Juhan-Vague I, Morange PE, Frere C, Aillaud MF, Alessi MC, Hawe E, Boquist S, Tornvall P, Yudkin JS, Tremoli E, Margaglione M, Di Minno G, Hamsten A, Humphries SE, HIFMECH Study Group. HIFMECH Study Group. The plasminogen activator inhibitor-1 -675 4G/5G genotype influences the risk of myocardial infarction associated with elevated plasma proinsulin and insulin concentrations in men from Europe: the HIFMECH study. J Thromb Haemost. 2003;1(11):2322-9.

Although the potential role of plasminogen activator inhibitor-1 (PAI-1) in the development of coronary artery disease is strongly supported by its biological characteristics, results of clinical studies remain controversial. OBJECTIVES: To investigate whether plasma PAI-1 concentrations and the -675 4G/5G polymorphism located in the PAI-1 gene could constitute risk markers for myocardial infarction (MI). PATIENTS AND METHODS: We used a European case-control study, the HIFMECH study, comparing 598 men with MI and 653 age-matched controls. RESULTS: Insulin resistance explained a major part of the variation in PAI-1 (24%) whereas inflammation had only a minor contribution (0.01%). For both cases and controls plasma PAI-1 concentrations were significantly higher in the North than the South, and in both regions were higher in individuals with MI compared with control subjects [overall odds ratio (OR) for a 1 SD increase=1.54, 95% confidence interval (CI) 1.34, 1.77]. This difference was observed in all the centers studied. Overall, the difference between cases and control subjects remained significant after controlling for inflammation variables (OR=1.30, 95% CI 1.08, 1.57), but lost significance after controlling for insulin resistance variables (OR=1.17, 95% CI 0.98, 1.40). The 4G allele was associated with significantly higher PAI-1 levels in cases but not controls and, taken independently, did not modify the risk of MI (P=0.9). However, a significant interaction was observed with both insulin or proinsulin and the risk of MI (P=0.05 and 0.02, respectively), but not with triglycerides or body mass index (BMI). The insulin or proinsulin effect on risk was observed only in the carriers of the 4G/4G genotype. This interaction appeared not to be mediated by plasma PAI-1 antigen concentrations (P=0.01 and 0.02 after adjustment for PAI-1 plasma levels). The interaction with proinsulin but not insulin remained statistically significant after further adjustment for other factors associated with insulin resistance (triglycerides and BMI) and C-reactive protein (P=0.01). CONCLUSION: This study suggests that PAI-1 has a role in risk of MI in the presence of underlying insulin resistance. A significant interaction between insulin or proinsulin and the -675 4G/5G polymorphism was observed in risk for MI. The mechanisms for these interactions remain to be determined.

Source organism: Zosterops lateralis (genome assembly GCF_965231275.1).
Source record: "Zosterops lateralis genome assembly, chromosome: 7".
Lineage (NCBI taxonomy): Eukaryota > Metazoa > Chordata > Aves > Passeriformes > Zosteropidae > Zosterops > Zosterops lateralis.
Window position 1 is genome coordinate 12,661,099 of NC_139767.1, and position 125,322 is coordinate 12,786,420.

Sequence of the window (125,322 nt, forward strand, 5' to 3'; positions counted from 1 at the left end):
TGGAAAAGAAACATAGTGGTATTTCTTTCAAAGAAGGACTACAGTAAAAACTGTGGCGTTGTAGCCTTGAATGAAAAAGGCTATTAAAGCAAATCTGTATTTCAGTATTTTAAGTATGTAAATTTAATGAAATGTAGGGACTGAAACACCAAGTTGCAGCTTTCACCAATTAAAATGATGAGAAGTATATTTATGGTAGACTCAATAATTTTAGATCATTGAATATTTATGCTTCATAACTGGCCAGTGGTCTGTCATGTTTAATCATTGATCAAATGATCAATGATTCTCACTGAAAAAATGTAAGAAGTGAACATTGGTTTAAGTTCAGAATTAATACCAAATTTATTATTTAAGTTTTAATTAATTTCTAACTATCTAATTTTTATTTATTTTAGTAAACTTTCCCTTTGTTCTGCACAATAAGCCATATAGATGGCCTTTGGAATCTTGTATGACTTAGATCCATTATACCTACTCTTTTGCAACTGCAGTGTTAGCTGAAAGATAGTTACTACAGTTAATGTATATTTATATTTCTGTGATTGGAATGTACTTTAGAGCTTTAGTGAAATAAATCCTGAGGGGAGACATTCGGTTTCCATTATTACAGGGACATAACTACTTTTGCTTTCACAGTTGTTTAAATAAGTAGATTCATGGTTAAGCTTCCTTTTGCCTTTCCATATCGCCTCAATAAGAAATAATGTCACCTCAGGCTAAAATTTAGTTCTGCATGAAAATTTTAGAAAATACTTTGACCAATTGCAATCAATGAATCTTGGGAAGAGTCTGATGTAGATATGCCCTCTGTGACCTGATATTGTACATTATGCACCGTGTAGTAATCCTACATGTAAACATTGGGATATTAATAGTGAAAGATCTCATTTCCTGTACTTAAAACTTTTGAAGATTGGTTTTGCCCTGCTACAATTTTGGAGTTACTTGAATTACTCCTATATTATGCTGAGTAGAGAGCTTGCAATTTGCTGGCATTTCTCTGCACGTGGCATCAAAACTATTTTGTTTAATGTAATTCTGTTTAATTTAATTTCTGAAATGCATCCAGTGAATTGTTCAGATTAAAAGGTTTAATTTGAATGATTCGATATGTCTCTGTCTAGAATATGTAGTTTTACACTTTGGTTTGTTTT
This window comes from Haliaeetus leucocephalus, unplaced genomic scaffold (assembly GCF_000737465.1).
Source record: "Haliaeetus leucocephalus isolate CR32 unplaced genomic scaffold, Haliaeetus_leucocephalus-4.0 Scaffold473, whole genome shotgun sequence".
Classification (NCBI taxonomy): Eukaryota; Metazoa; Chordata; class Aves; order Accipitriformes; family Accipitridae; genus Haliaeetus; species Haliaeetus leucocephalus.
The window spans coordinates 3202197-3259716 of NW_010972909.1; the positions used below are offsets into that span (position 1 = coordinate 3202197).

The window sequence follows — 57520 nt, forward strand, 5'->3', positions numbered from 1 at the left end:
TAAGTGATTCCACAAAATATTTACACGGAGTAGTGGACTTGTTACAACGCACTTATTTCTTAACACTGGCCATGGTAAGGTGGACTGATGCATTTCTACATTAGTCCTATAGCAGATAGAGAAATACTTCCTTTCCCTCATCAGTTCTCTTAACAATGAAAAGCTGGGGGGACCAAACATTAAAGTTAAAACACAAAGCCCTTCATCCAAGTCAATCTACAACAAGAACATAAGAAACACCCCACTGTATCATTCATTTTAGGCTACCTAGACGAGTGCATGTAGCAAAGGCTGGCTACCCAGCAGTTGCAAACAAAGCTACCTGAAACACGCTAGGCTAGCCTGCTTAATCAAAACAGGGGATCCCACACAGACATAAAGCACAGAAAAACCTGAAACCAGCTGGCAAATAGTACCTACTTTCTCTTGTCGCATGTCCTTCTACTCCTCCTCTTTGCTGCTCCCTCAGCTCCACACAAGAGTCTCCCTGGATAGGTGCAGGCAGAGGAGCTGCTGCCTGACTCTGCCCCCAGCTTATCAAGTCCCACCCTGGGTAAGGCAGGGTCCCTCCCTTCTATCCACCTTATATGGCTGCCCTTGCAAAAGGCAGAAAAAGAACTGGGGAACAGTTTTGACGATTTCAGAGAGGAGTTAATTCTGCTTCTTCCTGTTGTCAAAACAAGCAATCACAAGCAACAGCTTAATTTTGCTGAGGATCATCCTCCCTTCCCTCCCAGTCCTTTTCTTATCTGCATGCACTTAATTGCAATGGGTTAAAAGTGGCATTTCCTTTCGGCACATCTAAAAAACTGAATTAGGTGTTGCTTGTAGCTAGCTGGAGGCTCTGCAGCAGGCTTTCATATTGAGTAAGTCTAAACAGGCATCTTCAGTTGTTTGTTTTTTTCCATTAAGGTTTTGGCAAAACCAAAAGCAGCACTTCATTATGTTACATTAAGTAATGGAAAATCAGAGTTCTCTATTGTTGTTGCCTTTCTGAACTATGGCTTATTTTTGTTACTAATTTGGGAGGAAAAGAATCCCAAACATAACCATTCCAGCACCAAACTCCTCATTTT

Share on: